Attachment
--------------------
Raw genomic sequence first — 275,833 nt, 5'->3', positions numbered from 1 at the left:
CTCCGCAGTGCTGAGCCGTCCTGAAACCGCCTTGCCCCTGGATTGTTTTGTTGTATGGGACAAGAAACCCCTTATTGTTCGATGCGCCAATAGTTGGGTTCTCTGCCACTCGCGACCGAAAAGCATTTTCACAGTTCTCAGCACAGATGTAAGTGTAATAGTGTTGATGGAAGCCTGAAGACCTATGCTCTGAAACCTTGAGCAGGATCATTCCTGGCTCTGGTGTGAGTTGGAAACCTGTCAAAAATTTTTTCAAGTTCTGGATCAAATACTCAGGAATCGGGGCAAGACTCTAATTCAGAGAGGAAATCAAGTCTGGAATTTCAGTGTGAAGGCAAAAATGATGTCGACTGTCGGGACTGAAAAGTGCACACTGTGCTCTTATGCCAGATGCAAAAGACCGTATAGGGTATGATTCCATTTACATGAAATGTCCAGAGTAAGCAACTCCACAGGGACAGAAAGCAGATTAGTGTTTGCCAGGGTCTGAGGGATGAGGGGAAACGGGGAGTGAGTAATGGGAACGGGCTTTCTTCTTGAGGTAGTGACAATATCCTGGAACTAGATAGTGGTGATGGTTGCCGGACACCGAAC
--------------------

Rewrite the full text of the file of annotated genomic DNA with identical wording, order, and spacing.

Raw genomic sequence first — 275,833 nt, 5'->3', positions numbered from 1 at the left:
CTCCGCAGTGCTGAGCCGTCCTGAAACCGCCTTGCCCCTGGATTGTTTTGTTGTATGGGACAAGAAACCCCTTATTGTTCGATGCGCCAATAGTTGGGTTCTCTGCCACTCGCGACCGAAAAGCATTTTCACAGTTCTCAGCACAGATGTAAGTGTAATAGTGTTGATGGAAGCCTGAAGACCTATGCTCTGAAACCTTGAGCAGGATCATTCCTGGCTCTGGTGTGAGTTGGAAACCTGTCAAAAATTTTTTCAAGTTCTGGATCAAATACTCAGGAATCGGGGCAAGACTCTAATTCAGAGAGGAAATCAAGTCTGGAATTTCAGTGTGAAGGCAAAAATGATGTCGACTGTCGGGACTGAAAAGTGCACACTGTGCTCTTATGCCAGATGCAAAAGACCGTATAGGGTATGATTCCATTTACATGAAATGTCCAGAGTAAGCAACTCCACAGGGACAGAAAGCAGATTAGTGTTTGCCAGGGTCTGAGGGATGAGGGGAAACGGGGAGTGAGTAATGGGAACGGGCTTTCTTCTTGAGGTAGTGACAATATCCTGGAACTAGATAGTGGTGATGGTTGCCGGACACCGAAC